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  7. #57
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    Quote Originally Posted by bitman
    In addition, this cooling off period gives Team Spybot time to thoroughly test the detection and removal process on multiple platforms for all variants of the software currently known to exist, if they are indeed working on such a thing at all. If such removal is attempted, the potential for failure and damage to a PC is the responsibility of those removing it, not Sony.

    By declaring this DRM package 'malware' some will feel they are justified to remove it, safely or not. Those who do this and fail will find out how quickly the public can turn on them since the last thing the user did was 'scan and fix' with their program, they won't care what was being removed or what disclaimers the software contains about such possibile damage.
    I agree with you that any potentially dangerous removal routine should be tested before being released to the general public. If the Spybot team needs to take its time to make sure the removal works properly, they should do so. My point is simply that rootkits are malware, regardless of who's using them or why.

    As for XCP itself, my understanding of the software is that it interferes with the way the OS normally accesses the CD drive, and it sends information to Sony without telling the user. The EULA might say they can do it, but most peolpe don't accept that excuse from Gator/Claria; why should we accept it from Sony?

  8. #58
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    Bitman:

    I have followed your posts on this thread with interest as your opinions have differed from those of the anti-malware community. Bear with me please, ... I quote:

    Nov 1: Mark's article is an opinion, not an indication of any illegal activity [by Sony]
    Nov 1: Though Mark doesn't like the way they implement that protection for technical reasons, they [Sony] are totally within their rights
    Nov 1: I'd rather not see any reputable antispyware organization take the position of removing such software… All that will do is…. tie up resources that would be better spent fighting 'true' malware
    Nov 3: Though it's badly written and may create a potential hiding place for true malware, nothing described has made this program itself malware
    Nov 17: At this point it's also obvious that anti-malware developers will have to become involved in the cleanup effort
    Nov 21: At this point I'm less inclined then [sic] ever to suggest that any anti-malware product attempt this removal, since Sony now displays...

    All of us are entitled to our opinions of course, but personally I am glad to see Tashi’s post above. The Sony rootkit has been classified as malware by nearly all AntiVirus/AntiMalware companies and most have added it to their detections already; Computer Associates, Symantec, McAfee, and Microsoft AntiSpyware, to name a few. Your last post is entitled "Suicide by Root Kit removal"... are all those companies wrong? Relying exclusively on a Sony uninstaller for the complete XCP might work for those that know they are infected but will do nothing for those that do not - isn't that what anti-malware programs are about, to detect and warn about existing malware that the user may not be aware of? Agent O said it well in a previous post, quote: “Contrary to bitman's position above, I am personally of the opinion that Sony should not be held to a lower ethical standard merely because they are big. I think this should be added to the [Spybot] definitions. Covert malware like this is unacceptable, no matter who makes or distributes it; and I would hope that any reputable antispyware solution would also feel the same way.”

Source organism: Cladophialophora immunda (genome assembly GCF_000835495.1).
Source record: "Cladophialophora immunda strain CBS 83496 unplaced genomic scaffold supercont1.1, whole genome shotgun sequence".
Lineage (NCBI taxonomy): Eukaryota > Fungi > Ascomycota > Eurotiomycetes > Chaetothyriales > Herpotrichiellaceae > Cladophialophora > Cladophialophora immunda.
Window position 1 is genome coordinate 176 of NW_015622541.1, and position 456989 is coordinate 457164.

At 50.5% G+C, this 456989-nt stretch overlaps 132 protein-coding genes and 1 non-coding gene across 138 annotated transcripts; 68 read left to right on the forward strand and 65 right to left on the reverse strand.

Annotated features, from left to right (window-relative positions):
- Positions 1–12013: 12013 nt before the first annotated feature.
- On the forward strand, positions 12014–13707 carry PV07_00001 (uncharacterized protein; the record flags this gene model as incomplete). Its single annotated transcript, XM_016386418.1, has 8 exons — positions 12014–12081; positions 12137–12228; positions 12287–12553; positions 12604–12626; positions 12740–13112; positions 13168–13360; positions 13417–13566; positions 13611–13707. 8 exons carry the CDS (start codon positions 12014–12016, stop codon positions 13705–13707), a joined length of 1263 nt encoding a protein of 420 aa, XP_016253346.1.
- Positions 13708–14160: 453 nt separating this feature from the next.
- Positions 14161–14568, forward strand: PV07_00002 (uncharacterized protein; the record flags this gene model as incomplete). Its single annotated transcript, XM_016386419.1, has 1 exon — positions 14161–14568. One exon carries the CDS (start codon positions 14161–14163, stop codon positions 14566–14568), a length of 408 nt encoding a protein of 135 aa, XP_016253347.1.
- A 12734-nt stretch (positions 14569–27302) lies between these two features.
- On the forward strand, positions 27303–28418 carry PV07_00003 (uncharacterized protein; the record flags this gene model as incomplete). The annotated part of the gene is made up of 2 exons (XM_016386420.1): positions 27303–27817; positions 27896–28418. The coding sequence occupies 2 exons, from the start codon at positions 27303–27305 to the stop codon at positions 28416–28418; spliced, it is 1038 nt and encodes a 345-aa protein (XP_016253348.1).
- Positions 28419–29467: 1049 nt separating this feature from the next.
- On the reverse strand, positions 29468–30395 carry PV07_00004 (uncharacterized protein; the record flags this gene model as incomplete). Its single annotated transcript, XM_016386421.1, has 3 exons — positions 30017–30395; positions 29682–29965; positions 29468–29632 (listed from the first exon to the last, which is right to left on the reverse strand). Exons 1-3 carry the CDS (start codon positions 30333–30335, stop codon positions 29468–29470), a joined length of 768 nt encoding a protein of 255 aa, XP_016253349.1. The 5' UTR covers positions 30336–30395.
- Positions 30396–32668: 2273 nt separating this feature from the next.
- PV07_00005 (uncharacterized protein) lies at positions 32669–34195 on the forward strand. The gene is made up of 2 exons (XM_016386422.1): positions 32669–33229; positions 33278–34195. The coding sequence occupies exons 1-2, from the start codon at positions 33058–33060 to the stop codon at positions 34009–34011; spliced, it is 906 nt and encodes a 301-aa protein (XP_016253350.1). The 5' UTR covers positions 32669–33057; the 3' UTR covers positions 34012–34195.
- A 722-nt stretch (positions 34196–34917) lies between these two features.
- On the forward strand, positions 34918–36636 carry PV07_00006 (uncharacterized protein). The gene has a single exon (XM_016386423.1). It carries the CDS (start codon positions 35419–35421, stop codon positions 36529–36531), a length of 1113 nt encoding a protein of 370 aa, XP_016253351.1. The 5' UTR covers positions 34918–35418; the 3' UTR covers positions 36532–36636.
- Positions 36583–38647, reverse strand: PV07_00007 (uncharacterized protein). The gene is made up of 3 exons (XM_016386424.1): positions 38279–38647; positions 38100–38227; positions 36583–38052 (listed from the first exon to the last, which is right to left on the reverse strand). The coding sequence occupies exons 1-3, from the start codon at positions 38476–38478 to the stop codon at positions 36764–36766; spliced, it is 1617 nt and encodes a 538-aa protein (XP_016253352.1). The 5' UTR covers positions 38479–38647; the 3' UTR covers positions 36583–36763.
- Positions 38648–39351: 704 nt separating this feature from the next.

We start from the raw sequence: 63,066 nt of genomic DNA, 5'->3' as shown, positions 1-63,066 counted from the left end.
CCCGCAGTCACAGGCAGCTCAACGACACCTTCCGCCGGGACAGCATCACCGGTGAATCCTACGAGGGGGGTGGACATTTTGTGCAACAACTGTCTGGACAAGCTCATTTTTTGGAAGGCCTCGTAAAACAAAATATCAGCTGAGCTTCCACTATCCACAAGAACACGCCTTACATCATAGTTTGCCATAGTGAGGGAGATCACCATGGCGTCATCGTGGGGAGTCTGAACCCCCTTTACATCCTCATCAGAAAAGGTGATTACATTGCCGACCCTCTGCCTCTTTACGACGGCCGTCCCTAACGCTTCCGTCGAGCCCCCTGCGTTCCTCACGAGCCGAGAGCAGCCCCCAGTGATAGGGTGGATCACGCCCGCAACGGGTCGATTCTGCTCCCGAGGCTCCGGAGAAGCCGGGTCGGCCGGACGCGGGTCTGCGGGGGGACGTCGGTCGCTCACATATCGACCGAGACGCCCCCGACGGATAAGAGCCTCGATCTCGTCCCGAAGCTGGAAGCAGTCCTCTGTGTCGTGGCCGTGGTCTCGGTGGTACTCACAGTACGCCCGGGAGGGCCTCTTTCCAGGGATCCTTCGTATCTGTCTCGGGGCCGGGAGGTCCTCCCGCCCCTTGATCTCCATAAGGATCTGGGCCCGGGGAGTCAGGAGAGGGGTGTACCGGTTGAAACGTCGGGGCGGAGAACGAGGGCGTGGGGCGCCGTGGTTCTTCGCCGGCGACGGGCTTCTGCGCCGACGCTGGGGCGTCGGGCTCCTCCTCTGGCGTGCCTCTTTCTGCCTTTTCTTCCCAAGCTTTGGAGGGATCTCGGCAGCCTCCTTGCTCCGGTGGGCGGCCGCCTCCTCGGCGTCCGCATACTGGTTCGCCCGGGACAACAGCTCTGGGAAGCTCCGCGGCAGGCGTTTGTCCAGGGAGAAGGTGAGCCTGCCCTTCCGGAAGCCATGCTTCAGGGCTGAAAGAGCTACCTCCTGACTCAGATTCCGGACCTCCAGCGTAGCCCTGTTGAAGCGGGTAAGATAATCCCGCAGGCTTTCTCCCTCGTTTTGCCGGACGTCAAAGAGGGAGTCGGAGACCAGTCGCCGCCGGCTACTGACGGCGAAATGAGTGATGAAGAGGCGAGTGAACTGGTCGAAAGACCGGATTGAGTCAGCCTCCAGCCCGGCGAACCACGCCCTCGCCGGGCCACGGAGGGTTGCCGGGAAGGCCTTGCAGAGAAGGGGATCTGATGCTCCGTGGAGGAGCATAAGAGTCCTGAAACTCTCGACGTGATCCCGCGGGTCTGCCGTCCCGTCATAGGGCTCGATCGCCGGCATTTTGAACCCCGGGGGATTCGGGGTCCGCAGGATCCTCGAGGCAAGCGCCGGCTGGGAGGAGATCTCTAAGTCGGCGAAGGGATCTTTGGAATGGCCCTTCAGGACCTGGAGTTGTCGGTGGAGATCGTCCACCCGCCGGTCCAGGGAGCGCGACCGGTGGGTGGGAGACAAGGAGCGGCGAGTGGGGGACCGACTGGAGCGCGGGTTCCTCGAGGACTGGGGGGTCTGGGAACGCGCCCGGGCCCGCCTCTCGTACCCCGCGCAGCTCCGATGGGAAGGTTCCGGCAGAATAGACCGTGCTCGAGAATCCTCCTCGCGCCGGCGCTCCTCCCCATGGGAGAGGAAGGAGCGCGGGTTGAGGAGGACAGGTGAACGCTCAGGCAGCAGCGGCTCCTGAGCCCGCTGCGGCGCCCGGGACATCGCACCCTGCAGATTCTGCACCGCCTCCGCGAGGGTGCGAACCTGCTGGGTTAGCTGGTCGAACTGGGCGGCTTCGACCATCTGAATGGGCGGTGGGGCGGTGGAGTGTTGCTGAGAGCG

p.s. to all readers, Nancy McAleavey has a new post on her site http://www.dozleng.com/updates/topic7048 that addresses the concerns I mentioned in an earlier post… Russinovich’s concerns, not mine, although I am the one that quoted them. Nancy has addressed them well. Also fyi "The Electronic Frontier Foundation filed a class-action lawsuit against SonyBMG on Monday. It's the second legal challenge to SonyBMG in one day. The attorney general for Texas also filed a suit against the music giant for allegedly violating the Consumer Protection Against Computer Spyware Act of 2005."
    Last edited by el cpu; 2005-11-22 at 02:34.

  9. #59
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    Quote Originally Posted by el cpu
    The Sony rootkit has been classified as malware by nearly all AntiVirus/AntiMalware companies and most have added it to their detections already; Computer Associates, Symantec, McAfee, and Microsoft AntiSpyware, to name a few. Your last post is entitled "Suicide by Root Kit removal"... are all those companies wrong? Relying exclusively on a Sony uninstaller for the complete XCP might work for those that know they are infected but will do nothing for those that do not - isn't that what anti-malware programs are about, to detect and warn about existing malware that the user may not be aware of?
    Symantec detects it as a security risk, not as malware. They provide a removal tool, but recommend that you use Sony's instead. Microsoft detects and removes the cloaking, but not XCP itself. McAfee removes the cloaking, but not the copy protection. CA detects all varients of XCP as trojans, but their website doesn't make it clear if it is properly removed or not. They also classify the included music player program as spyware because it phones home without telling the user.

    Of these, I think CA's attitude is the most appropriate. I suspect they don't provide a fully functional uninstaller because they haven't properly tested it yet, not because they don't want to. Symantec and McAfee appear to believe XCP is legitimate, but a potential security risk. Microsoft condems the rootkit functionality, but seems ok with the rest of it. Only CA condems the whole package.

  10. #60
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    Quote Originally Posted by el cpu
    Bitman:
    Your last post is entitled "Suicide by Root Kit removal"... are all those companies wrong?
    I believe bitman was considering that in the rush to find a fix there was the potential to cause even more damage.